3 Tech Situations Where it is Dangerous Not to Have Multiple Accounts/Versions
Most of the time the advice coming from those who work in technology or security will tell you not to ever share passwords, user accounts, or devices, as well as not to reuse credentials or use easy passwords. These are some of the basics of protecting your personal identity and data. However, there are a couple of situations where duplication of accounts can be extremely helpful while introducing very little risk.
These situations occur when having multiple accounts can be critical to accessibility if anything happens to the original account. This post discusses two accounts and one type of software where multiple versions are completely necessary for recovery if something happens to the original.
3 Tech Situations Where it is Dangerous Not to Have Multiple Accounts/Versions
Devices - multiple accounts
Anyone using a local user account on a Windows device who has forgotten their credentials knows it can be impossible to log back into that device without using forcible means.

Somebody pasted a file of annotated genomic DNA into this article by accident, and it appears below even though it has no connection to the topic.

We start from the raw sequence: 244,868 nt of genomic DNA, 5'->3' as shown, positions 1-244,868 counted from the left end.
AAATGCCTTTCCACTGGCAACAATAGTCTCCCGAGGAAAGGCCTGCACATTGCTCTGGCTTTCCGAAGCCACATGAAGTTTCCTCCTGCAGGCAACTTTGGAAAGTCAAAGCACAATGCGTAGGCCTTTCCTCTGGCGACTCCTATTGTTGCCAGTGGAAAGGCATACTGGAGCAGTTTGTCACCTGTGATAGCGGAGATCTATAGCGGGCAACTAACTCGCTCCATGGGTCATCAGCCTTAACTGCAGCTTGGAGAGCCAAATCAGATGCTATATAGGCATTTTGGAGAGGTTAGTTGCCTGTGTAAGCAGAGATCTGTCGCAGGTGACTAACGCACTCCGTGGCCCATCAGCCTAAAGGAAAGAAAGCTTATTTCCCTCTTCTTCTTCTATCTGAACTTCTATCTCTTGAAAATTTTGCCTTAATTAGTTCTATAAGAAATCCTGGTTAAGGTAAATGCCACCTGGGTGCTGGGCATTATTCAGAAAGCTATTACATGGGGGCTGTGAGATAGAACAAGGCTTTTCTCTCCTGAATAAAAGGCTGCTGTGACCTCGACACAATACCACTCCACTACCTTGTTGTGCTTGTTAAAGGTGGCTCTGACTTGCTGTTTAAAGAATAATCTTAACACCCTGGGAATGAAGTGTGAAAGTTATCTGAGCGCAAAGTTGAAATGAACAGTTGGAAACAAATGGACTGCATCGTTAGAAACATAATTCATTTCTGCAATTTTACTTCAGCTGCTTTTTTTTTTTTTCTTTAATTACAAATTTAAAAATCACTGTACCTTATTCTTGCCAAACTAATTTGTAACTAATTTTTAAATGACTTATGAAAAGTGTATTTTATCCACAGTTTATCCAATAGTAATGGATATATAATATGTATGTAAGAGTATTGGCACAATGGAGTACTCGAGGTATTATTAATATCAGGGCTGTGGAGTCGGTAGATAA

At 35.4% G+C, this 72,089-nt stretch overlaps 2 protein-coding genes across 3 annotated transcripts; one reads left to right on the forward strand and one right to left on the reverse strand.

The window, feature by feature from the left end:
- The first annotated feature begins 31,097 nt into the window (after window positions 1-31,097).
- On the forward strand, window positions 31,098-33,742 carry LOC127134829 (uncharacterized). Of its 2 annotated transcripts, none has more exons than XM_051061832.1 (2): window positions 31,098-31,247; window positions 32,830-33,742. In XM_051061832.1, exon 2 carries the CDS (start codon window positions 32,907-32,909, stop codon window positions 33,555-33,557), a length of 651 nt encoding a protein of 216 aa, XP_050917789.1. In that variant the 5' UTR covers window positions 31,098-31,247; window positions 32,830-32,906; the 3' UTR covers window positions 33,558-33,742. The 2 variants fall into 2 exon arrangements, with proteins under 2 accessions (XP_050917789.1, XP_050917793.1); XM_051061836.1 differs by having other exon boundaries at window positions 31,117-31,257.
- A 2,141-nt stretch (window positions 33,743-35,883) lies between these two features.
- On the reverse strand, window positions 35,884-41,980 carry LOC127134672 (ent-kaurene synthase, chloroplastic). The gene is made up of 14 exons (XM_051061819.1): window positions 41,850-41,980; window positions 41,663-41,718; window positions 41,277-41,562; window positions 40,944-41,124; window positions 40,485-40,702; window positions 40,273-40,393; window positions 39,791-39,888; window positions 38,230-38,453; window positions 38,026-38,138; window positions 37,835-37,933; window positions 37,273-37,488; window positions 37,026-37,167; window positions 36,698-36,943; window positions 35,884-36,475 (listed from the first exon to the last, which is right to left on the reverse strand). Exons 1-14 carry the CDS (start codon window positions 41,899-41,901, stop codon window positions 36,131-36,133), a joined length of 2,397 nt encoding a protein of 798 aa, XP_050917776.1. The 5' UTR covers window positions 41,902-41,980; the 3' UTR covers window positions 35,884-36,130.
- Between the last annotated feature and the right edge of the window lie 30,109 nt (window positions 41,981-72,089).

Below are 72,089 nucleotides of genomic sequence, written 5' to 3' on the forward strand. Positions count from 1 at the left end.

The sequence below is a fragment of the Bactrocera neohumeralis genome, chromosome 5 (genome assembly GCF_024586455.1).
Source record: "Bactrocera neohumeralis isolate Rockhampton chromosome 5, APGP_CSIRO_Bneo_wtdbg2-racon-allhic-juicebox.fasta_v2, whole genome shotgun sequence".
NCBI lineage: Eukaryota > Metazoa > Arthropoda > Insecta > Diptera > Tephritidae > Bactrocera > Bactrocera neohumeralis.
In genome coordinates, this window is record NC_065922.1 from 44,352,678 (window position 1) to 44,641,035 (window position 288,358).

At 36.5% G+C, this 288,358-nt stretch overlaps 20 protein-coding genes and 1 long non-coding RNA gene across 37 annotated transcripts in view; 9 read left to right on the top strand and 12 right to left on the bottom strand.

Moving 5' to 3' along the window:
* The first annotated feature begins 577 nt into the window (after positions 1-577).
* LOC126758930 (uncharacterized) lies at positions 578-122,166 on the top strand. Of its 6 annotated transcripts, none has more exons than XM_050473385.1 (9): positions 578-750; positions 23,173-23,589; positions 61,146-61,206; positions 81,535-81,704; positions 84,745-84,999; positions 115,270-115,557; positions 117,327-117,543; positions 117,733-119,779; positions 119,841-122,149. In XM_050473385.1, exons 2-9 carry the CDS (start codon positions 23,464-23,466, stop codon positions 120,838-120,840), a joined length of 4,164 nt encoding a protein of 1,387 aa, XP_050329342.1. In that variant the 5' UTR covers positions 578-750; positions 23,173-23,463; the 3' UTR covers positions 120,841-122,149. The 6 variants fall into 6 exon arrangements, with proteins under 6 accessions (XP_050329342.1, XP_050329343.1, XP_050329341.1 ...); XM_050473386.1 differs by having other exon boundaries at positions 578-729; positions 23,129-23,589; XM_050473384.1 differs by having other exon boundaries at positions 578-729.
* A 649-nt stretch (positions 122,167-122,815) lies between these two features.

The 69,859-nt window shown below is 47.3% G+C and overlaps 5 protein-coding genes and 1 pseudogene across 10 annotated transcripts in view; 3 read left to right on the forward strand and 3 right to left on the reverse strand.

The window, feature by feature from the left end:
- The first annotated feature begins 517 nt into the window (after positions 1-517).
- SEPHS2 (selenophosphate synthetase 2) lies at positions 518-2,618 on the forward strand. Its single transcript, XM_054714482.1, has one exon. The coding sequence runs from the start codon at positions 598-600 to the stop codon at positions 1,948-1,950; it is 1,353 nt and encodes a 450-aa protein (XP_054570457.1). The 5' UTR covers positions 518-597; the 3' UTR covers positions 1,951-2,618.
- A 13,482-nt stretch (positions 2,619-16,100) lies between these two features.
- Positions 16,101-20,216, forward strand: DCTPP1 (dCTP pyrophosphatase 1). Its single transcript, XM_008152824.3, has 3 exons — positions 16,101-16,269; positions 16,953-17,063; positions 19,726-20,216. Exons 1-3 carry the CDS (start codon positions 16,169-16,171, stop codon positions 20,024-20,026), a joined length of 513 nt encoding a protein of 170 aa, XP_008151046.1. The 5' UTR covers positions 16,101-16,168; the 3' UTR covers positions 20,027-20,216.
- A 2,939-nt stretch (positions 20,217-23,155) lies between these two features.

First, it is important to realize there are several different types of Windows accounts. While all accounts create a local footprint with some user data, they each behave slightly differently. Local accounts are accounts that are created and stored on the local machine and do not sync up with an outside service in any way. Think of Windows XP and Windows 7. If anything happens to these accounts, everything stored in them is typically unrecoverable - barring backups of course.
Second, are domain user accounts. These are user accounts that are created on local servers and managed traditionally by syncing up to a local server. Though they are managed through a server, once a user has logged into the device their credentials are stored locally and they are able to log into the machine at any time from any location. Think Windows XP and Windows 7/10, but in a relatively large office environment or a business where shared data was an absolute necessity.
Lastly, users can log into Windows using credentials associated with personal or business Microsoft accounts. Personal accounts provide access to whatever applications are included with the subscription. Business credentials are similar, except they often sync with Microsoft Azure Directory Services so users can store and share files using SharePoint services.
Since devices are often used by only a single person, secondary user accounts are rarely created. Unfortunately, this puts any personal device, whether Windows or Apple, at serious risk. Business devices are less at risk because when the device is connected to a local server or Azure, another user can be logged into the machine. However, users with personal user accounts can be stuck doing the following in hopes of getting logged back into the device: